October 23, 2012, 11:37 AM — Mobile payment systems in the U.S. have been long on promise and short on reality.
The launch Monday of the Isis system in Salt Lake City and Austin will promote the adoption of mobile payments among users of nine smartphones that support Near Field Communication (NFC) technology and run on the networks of AT&T, T-Mobile USA and Verizon Wireless, several analysts said.
While Isis could provide a spark for mobile wallet adoption, another factor that could help further expand the technology's footprint is a potential penalty facing retailers if they don't upgrade to NFC-ready point-of-sale (POS) terminals. An October 2015 deadline for U.S. retailers to upgrade to POS terminals with better security should help promote mobile payments made from smartphones equipped with NFC chips, according to Randy Vanderhoof, executive director of the Smart Card Alliance.
Credit card issuers American Express, Discover, Visa and MasterCard are pushing the 2015 deadline on retailers to upgrade their payment terminals to accept contactless smart card payments as well as payments from smartphones with NFC chips, Vanderhoof said in an interview.
The newer POS terminals would be more secure than traditional magnetic swipe credit card terminals, which have been subject to fraud, primarily abroad. Both NFC smartphones and contactless smart cards, which are payment cards that store data on chips rather than magnetic stripes, use the ISO 14443 standard for extremely short-distance contactless payments, with the wireless connection over the 13.5MHz radio spectrum.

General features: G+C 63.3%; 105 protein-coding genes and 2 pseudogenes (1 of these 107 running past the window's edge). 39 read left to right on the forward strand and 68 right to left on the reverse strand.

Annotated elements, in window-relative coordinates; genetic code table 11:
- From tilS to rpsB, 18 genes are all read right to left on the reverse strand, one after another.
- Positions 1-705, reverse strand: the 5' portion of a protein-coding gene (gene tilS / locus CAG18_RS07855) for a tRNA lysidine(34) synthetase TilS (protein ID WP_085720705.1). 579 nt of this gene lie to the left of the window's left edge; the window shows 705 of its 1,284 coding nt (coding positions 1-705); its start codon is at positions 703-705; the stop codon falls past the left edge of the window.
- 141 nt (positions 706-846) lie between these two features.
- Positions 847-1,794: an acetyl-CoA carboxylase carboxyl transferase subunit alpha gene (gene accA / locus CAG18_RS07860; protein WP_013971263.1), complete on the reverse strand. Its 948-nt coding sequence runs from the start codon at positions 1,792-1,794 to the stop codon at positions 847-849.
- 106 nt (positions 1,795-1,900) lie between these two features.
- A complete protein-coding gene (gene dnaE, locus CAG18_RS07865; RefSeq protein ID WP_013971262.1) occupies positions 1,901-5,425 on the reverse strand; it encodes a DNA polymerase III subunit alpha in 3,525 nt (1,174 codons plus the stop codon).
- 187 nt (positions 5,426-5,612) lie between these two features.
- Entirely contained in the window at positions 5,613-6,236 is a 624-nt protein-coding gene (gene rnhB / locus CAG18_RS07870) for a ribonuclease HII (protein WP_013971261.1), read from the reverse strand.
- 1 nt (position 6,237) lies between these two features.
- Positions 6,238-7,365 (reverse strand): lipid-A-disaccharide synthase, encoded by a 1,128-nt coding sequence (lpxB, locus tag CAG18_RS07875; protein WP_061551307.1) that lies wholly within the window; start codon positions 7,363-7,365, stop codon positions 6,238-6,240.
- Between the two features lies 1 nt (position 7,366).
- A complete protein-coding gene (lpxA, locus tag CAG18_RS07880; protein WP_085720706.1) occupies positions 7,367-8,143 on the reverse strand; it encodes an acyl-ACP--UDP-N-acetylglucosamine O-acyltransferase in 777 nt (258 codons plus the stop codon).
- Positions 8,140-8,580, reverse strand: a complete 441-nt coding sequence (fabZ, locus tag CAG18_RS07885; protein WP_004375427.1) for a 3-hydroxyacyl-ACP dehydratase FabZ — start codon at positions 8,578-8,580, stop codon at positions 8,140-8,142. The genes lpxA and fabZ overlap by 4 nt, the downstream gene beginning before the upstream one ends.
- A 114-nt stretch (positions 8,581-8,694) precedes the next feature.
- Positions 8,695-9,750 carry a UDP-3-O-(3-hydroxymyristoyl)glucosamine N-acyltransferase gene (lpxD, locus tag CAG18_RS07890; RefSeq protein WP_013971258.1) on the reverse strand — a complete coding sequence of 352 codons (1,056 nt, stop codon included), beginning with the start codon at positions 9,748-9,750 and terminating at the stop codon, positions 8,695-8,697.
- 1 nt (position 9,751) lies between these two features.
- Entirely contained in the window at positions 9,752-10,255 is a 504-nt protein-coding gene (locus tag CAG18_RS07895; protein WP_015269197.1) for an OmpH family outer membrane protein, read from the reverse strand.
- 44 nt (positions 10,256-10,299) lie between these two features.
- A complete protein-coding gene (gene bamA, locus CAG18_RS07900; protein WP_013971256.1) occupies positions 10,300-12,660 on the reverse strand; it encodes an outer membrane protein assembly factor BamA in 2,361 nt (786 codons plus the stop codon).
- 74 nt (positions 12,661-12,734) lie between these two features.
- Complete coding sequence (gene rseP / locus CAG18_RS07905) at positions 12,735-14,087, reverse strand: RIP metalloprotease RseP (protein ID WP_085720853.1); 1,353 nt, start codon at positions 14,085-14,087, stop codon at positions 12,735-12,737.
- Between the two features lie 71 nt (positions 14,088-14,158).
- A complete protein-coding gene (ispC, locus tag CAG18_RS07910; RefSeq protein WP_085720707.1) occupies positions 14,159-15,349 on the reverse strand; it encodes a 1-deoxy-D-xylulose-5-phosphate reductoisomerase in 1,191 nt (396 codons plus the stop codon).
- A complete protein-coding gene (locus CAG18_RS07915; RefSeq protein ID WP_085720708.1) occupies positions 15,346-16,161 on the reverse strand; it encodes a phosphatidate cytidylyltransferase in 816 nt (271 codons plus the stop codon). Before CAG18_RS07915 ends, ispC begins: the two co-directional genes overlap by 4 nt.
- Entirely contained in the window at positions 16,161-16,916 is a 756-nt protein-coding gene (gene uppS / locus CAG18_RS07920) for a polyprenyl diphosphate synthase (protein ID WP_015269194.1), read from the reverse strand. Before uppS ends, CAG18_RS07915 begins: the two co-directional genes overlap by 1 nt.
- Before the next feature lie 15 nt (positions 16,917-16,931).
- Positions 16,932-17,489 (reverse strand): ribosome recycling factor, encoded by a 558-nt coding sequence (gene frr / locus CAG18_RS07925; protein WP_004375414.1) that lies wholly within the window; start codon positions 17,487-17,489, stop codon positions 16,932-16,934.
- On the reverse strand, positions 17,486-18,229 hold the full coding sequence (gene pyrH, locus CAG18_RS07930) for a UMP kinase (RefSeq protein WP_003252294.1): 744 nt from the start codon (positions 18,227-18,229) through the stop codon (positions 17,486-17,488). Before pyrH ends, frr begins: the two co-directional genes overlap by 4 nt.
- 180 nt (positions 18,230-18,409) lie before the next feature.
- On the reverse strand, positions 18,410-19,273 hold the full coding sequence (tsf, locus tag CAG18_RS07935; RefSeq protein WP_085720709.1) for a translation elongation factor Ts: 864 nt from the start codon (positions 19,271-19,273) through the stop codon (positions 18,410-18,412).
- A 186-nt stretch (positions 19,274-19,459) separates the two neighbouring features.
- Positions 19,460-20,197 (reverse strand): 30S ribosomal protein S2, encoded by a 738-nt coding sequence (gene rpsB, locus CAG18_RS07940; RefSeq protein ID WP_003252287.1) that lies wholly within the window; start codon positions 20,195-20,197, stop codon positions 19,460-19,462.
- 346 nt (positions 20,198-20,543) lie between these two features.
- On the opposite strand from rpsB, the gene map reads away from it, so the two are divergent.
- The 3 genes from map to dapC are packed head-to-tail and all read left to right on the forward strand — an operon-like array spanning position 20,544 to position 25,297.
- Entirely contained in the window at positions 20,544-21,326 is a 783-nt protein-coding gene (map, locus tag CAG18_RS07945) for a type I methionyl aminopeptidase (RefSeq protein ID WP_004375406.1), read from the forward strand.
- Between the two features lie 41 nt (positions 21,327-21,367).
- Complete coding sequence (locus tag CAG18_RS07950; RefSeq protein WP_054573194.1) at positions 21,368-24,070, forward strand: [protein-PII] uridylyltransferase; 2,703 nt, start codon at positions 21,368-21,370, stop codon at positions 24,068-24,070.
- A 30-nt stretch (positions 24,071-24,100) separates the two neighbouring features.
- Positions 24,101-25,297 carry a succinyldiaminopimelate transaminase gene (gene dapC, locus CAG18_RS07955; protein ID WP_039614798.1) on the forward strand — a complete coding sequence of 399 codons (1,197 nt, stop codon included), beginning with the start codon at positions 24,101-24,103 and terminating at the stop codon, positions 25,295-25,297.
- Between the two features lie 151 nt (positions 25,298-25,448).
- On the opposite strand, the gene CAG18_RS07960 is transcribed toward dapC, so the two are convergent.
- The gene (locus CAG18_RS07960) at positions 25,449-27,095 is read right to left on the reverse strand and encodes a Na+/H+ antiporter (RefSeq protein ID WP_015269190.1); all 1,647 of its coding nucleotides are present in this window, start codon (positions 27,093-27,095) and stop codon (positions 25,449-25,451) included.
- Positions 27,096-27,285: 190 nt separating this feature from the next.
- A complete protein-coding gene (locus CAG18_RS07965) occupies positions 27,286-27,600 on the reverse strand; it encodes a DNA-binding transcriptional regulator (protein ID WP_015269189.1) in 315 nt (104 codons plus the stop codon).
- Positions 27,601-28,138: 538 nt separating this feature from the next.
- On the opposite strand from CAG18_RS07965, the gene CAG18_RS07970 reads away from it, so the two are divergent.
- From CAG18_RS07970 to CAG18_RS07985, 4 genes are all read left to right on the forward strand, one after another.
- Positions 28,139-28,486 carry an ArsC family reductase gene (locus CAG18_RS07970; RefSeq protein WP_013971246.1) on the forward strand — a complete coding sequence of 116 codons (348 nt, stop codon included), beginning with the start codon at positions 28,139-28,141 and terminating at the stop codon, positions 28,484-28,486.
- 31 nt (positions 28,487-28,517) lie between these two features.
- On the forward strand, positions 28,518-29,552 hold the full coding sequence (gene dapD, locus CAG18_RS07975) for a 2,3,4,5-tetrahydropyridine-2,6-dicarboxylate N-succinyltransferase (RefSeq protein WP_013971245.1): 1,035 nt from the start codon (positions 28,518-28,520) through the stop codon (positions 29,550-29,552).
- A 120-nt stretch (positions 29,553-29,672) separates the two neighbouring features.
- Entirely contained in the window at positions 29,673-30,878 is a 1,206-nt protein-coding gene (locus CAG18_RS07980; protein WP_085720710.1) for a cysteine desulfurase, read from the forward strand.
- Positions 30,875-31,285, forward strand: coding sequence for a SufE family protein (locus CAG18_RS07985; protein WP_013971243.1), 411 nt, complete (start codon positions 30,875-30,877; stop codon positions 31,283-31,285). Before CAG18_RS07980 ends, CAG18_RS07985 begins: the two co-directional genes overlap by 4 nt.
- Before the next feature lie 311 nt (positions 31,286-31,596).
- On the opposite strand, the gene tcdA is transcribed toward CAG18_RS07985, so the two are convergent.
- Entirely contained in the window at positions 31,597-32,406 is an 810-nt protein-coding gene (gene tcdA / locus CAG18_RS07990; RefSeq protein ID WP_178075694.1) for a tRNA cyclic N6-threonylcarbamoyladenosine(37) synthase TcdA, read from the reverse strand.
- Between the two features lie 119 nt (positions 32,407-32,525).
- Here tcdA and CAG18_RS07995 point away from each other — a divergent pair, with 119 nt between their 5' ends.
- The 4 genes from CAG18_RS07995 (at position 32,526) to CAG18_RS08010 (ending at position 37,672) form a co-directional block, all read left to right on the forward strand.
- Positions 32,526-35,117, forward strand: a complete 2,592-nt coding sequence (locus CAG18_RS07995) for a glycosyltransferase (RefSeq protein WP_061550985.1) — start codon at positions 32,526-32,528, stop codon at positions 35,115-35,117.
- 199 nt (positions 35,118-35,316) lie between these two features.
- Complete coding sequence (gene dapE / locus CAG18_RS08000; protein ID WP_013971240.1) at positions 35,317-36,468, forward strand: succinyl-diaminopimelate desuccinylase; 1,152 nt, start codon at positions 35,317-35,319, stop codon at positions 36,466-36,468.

There are already 200,000 of the newer POS terminals in place in the U.S. While that number may sound high, it represents only a fraction of the retail stores where NFC smartphones could be used, Vanderhoof added.
Some of the 200,000 terminals can handle smart cards equipped with chips that meet the EMV (Europay, MasterCard, Visa) specification for authentication -- a specification that credit card companies are imposing on retailers. The credit card companies say retailers must upgrade their POS terminals to support EMV technology "or they will face the possibility they will be held responsible for fraud" from older magnetic stripe card technology, Vanderhoof said.
"As the picture takes shape for EMV payments, and the timelines for EMV adoption start to cause retailers [to take] action, then this [POS] infrastructure change will bring more acceptance points for [payments via NFC mobile phones] as well," Vanderhoof said.